According to a new study published in the Proceedings of the National Academy of Sciences, 6 month old babies are already understanding and connecting words in the same way adults do.


Researchers at Duke University lab used eye-tracking software and baby hats rigged with video cameras to examine if babies understand that some words (like “car” and “stroller”) are related, while others (like “dog” and “milk”) are not. The results suggest that babies do know when words are linked, and their inner vocabulary is influenced by how people talk about objects at home.

“My take-home to parents always is, the more you can talk to your kid, the better,” says Elika Bergelson, assistant professor of psychology and neuroscience at Duke University. “Because they are listening and learning from what you say, even if it doesn’t appear to be so.”

In the first part of the study, the babies came to a lab and looked at pairs of images, some related and some not. While the babies were shown the picture, a parent would name one of the objects. The researchers found the babies spent more time looking at the image that was named when the two images were unrelated than when they were related.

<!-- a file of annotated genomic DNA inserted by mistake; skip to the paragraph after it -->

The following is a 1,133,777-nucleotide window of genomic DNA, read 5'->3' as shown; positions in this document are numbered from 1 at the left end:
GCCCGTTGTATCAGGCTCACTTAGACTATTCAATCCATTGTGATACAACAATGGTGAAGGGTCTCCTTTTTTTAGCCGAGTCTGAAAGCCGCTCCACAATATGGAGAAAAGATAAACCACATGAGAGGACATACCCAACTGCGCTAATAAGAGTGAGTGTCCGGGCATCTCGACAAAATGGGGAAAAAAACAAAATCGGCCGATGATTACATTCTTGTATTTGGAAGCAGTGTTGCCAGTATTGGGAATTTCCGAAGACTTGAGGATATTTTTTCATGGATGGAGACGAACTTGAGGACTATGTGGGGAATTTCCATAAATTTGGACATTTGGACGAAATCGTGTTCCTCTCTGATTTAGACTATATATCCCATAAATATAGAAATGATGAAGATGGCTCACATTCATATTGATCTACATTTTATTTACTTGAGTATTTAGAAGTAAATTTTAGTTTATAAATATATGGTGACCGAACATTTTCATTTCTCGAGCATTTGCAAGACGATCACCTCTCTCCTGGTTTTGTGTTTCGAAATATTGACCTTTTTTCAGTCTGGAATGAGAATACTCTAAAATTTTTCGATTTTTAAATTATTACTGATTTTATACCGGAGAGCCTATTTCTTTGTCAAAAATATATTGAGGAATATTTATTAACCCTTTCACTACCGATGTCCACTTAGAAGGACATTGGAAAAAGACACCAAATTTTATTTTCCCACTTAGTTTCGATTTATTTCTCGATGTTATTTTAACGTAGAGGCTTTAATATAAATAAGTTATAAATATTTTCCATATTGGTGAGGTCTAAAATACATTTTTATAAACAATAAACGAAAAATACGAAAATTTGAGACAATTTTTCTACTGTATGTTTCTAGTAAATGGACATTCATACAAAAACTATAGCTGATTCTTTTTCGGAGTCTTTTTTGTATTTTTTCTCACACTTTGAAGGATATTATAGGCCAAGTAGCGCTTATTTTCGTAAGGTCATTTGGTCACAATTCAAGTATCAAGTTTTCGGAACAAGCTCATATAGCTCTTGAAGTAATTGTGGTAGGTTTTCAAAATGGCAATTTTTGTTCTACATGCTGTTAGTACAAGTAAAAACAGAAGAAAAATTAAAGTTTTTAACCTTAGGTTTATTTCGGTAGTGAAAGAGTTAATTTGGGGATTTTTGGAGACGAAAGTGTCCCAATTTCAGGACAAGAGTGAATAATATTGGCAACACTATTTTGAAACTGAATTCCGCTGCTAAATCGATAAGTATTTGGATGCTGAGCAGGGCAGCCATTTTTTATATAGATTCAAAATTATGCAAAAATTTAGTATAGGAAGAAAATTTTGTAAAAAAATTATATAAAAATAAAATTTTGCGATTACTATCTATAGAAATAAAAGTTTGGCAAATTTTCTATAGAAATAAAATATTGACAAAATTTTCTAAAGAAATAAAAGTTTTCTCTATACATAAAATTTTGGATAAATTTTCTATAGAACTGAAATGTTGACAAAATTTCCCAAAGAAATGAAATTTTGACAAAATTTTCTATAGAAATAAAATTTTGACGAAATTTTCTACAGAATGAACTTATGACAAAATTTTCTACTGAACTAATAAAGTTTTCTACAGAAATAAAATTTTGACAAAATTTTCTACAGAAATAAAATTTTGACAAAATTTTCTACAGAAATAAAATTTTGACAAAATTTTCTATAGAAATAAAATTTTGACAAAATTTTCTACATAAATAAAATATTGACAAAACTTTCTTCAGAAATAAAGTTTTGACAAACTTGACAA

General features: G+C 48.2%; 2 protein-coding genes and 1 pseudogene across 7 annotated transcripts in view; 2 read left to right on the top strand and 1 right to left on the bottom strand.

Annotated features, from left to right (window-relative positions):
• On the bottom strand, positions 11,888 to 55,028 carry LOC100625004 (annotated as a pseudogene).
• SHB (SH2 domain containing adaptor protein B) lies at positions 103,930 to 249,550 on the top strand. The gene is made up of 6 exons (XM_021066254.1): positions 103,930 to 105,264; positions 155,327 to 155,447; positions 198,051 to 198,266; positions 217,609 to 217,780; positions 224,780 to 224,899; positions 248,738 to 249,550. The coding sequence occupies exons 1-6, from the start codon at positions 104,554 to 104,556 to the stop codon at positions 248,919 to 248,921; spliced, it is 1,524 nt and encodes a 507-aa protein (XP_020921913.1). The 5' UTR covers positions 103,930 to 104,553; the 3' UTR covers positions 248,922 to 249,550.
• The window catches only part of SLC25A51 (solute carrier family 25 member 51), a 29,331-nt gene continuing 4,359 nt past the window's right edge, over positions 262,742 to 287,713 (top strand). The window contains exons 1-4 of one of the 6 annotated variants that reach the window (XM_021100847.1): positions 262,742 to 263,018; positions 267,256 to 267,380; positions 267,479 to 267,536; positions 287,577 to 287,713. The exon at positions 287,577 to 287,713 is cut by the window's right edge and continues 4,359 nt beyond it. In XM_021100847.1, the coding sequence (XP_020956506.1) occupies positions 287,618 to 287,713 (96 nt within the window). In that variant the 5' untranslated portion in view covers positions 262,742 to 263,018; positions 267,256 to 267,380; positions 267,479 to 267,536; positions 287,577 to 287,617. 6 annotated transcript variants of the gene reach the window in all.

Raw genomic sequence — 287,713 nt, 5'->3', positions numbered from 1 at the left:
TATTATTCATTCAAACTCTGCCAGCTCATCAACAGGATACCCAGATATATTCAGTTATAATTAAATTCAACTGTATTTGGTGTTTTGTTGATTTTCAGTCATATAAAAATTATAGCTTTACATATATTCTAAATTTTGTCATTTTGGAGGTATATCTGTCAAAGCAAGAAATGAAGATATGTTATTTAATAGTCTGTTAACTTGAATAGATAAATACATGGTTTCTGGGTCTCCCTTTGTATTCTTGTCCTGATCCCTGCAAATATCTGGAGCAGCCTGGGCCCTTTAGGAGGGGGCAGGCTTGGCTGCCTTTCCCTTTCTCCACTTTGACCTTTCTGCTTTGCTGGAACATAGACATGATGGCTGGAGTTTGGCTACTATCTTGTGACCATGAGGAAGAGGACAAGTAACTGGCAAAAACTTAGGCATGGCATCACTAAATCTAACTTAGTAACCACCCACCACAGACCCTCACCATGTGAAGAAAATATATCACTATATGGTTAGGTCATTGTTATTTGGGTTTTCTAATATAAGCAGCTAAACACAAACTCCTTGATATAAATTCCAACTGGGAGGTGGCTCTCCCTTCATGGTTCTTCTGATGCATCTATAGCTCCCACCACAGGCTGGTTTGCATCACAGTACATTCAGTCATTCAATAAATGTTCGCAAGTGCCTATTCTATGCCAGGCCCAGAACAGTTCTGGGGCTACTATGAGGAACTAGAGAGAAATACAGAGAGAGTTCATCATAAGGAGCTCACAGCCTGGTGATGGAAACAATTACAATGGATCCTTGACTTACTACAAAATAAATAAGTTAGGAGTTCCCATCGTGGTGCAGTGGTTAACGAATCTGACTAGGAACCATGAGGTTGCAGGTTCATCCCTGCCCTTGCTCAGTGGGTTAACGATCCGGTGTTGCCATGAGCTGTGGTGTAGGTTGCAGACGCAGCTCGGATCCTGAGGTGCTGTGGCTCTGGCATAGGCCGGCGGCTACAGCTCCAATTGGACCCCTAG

Basically, it was easy for them to look at the object mom named when the objects were different, but when they were related, the babies were a bit confused. They know “nose” and “mouth” are similar but know that “bottle” and “car” are not.

“They may not know the full-fledged adult meaning of a word, but they seem to recognize that there is something more similar about the meaning of these words than those words,” says Bergelson.

The second part of the experiment saw the babies sent home with her little hats rigged with video cameras and vests that recorded audio. The researchers looked through the recordings and found that babies pick up word meanings when parents talk about something that is there.

If mom is holding a pen and says “pen,” baby learns the word for pen, but if mom talks about something the baby can’t see, the link isn’t made.

Experts note the research is in its infancy and aren’t yet suggesting that parents talk to their baby in a certain way, but the findings do follow previous research that suggests “eye spy” is great for babies’ brains.

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